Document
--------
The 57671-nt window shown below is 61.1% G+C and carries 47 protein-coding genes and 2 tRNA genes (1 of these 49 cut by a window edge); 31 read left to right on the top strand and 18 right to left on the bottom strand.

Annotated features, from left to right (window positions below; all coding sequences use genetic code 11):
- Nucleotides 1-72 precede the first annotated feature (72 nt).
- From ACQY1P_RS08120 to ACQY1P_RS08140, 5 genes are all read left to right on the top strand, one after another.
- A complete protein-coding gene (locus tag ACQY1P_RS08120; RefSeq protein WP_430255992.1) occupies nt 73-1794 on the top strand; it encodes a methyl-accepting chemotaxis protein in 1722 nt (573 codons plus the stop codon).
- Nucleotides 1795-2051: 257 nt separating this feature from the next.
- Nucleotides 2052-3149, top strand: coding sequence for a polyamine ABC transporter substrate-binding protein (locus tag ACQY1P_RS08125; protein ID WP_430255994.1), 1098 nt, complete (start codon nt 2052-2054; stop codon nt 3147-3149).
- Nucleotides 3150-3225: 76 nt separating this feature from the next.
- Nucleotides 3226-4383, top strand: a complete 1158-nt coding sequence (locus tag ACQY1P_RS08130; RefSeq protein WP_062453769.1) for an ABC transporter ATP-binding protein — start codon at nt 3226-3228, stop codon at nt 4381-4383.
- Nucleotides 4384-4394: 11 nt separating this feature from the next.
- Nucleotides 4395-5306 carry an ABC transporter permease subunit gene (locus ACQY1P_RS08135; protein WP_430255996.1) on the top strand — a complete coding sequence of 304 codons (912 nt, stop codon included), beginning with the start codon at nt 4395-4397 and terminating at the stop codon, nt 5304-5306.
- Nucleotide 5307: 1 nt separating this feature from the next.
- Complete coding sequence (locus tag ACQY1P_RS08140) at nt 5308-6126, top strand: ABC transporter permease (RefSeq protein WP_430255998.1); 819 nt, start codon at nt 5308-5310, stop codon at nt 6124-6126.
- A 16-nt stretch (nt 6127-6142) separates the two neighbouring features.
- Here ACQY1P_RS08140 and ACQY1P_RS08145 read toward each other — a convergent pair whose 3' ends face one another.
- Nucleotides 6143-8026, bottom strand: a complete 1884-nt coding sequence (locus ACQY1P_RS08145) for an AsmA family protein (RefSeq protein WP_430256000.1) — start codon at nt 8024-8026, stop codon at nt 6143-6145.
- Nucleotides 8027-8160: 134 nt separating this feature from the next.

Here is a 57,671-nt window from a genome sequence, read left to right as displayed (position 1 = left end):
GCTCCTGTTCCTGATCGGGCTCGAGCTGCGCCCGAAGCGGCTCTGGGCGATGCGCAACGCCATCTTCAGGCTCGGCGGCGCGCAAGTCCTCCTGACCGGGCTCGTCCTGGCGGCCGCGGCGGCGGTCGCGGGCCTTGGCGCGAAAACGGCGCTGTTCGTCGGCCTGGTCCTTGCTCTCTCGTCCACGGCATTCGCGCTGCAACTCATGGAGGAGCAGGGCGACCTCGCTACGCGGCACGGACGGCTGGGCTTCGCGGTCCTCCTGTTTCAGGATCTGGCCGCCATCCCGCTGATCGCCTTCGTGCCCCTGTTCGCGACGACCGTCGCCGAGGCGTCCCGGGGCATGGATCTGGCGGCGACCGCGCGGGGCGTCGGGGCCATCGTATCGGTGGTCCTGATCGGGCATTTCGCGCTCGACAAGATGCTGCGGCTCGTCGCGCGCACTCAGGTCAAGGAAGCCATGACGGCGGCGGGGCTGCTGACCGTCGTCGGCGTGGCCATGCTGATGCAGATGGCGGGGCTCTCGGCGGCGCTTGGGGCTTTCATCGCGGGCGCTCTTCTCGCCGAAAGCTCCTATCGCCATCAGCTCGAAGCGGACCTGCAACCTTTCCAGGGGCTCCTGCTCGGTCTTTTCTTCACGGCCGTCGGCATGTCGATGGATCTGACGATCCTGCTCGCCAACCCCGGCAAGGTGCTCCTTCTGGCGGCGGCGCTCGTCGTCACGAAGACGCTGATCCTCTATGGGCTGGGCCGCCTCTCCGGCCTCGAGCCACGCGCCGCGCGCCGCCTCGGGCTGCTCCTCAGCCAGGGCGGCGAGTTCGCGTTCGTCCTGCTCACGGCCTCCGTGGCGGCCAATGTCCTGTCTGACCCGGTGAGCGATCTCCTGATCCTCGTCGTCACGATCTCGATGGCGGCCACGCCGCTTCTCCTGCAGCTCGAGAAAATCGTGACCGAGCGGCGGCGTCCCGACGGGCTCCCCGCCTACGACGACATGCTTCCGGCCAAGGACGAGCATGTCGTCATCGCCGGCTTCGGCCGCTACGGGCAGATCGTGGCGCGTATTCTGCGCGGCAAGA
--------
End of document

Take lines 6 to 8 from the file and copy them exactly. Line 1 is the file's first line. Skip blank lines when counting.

- Nucleotides 1795-2051: 257 nt separating this feature from the next.
- Nucleotides 2052-3149, top strand: coding sequence for a polyamine ABC transporter substrate-binding protein (locus tag ACQY1P_RS08125; protein ID WP_430255994.1), 1098 nt, complete (start codon nt 2052-2054; stop codon nt 3147-3149).
- Nucleotides 3150-3225: 76 nt separating this feature from the next.